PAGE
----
Lack of mutuality becomes distinct in Federal Court case law.
For some time, there has been a question whether Section 553C (Insolvent companies—mutual credit and set-off) of the Corporations Act 2001 could be used as a defence against a liquidator’s preference claim.
For those unfamiliar, preferences are payments or asset transfers that give a creditor an advantage over other creditors.
Any payments or transfers made to a creditor within a certain period before a company is placed into liquidation, may in certain circumstances, be recovered by a liquidator. Preferences are usually payments of money, although a variety of transactions could be deemed ‘preferential’ such as transfers of physical assets (e.g. stock, equipment, or motor vehicles).
A liquidator must successfully prove a preference claim by establishing the following (section 588FA of the Corporations Act):
- The company (in liquidation) and the creditor were parties to the transaction.
- The creditor is an unsecured creditor.
- The transaction took place within six months before the winding up commenced (or four years for payments to related parties).
- The company was insolvent at the time or became insolvent because of the transaction.
- The payment resulted in the creditor receiving more than they would in a liquidation scenario.
Assuming a liquidator can establish these points, they have a fair chance of convincing a court the monies should be repaid (section 588FF of the Corporations Act)—however, creditors have certain defences available against such a claim. Notably, the onus of proving a defence is on the creditor—not the liquidator (Levi v Guerlini (1997) 24 ACSR 159).
In recent times creditors have defended preference claims via section 553C of the Corporations Act. It provides where a party is both a debtor and a creditor of the liquidated company, the debtor/creditor can offset the debts owed to and from the liquidated company and either receive from (i.e. make a claim for) or pay the company the debt’s balance. For set off to occur there must be “mutuality” in regard to the debts owed to and from the insolvent entity.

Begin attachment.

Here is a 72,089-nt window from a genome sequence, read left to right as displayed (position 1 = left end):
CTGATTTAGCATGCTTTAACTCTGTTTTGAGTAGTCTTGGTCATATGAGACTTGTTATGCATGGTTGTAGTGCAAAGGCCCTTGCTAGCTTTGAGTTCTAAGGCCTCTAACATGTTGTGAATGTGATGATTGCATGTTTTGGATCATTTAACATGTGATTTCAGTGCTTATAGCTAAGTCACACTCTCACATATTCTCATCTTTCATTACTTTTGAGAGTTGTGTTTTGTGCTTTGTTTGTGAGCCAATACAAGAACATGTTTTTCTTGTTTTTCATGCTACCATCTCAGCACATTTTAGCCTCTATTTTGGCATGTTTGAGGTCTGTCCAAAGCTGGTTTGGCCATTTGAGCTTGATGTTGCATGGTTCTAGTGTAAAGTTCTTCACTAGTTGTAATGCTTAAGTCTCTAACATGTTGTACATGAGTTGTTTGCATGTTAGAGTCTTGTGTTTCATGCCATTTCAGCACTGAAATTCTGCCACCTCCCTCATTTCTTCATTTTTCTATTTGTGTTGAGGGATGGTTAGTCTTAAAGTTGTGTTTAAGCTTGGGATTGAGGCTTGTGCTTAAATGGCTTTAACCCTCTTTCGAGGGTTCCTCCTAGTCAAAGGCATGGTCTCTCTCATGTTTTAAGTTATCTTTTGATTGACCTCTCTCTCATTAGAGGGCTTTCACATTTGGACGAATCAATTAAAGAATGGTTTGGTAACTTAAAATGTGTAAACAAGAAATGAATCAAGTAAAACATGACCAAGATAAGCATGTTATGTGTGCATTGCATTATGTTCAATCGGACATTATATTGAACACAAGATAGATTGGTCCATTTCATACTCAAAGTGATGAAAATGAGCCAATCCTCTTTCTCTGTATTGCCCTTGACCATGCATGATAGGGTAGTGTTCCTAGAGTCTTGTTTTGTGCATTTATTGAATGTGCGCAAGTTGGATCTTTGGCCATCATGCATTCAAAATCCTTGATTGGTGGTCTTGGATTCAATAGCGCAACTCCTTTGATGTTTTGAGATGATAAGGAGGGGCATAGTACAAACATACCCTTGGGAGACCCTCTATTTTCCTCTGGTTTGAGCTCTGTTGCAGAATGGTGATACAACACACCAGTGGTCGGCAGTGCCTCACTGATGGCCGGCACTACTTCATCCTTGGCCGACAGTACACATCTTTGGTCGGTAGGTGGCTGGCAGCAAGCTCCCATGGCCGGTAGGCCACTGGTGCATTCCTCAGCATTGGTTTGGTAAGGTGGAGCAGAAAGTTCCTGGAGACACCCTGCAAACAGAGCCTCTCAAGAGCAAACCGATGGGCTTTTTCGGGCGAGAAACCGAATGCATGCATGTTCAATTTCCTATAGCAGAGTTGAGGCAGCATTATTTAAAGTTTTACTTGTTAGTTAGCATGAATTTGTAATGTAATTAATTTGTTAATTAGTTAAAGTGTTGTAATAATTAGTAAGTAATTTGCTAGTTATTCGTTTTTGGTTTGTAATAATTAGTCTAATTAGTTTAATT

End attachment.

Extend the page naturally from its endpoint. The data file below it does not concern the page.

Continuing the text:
Essentially, creditors seek to offset the monies the company owes them as an unsecured creditor against any claim by a liquidator’s preference claim.
Most liquidators have argued that this offset is unavailable as there is no mutuality between the respective parties. That is, a creditor can’t claim the offset for monies the company owes against a liquidator’s as they are different parties.
In the recent decisions in Morton as Liquidator of MJ Woodman Electrical Contractors Pty Ltd v Metal Manufacturers Pty Limited  FCAFC 228 this debate has been answered.
The basic facts of the case are:
- The defendant creditor received $190,000 in preference payments during the relation-back period.
- The defendant creditor claimed a set-off of $194,727.23 for monies owed by the company as an unsecured creditor.
- The liquidator claimed that section 553C of the Corporations Act does not apply.
In short, the court decided that unsecured creditors cannot claim a statutory set-off against unfair preference claims under section 553C of the Corporations Act.
A summary of the judgment reasons include:
- A lack of mutuality existed between the company’s indebtedness to the creditor and the creditor’s liability pursuant to court order to pay the company’s liquidator.
- The lack of mutuality arises from the different interest in which the company owes and receives money to/from the creditor and as a payee under a court order the liquidator initiates to execute their duty to gather in the insolvent company’s estate (and its administration) for the benefit of all unsecured creditors.
- The lack of mutuality also arises (at the relevant date) from the absence of any right or equity (vested or contingent) in the company or duty or obligation (vested or contingent) in the creditor to recover or to repay the preference, respectively. Therefore, the essential requirements of section 553C of the Corporations Act are absent.
Liquidators welcome this decision as it unequivocally clarifies the position.
If any professional advisors and/or their clients require assistance on assessing the merits of a preference claim received and potentially settling such claims—we are here to help.
 Decision delivered on 16 December 2021.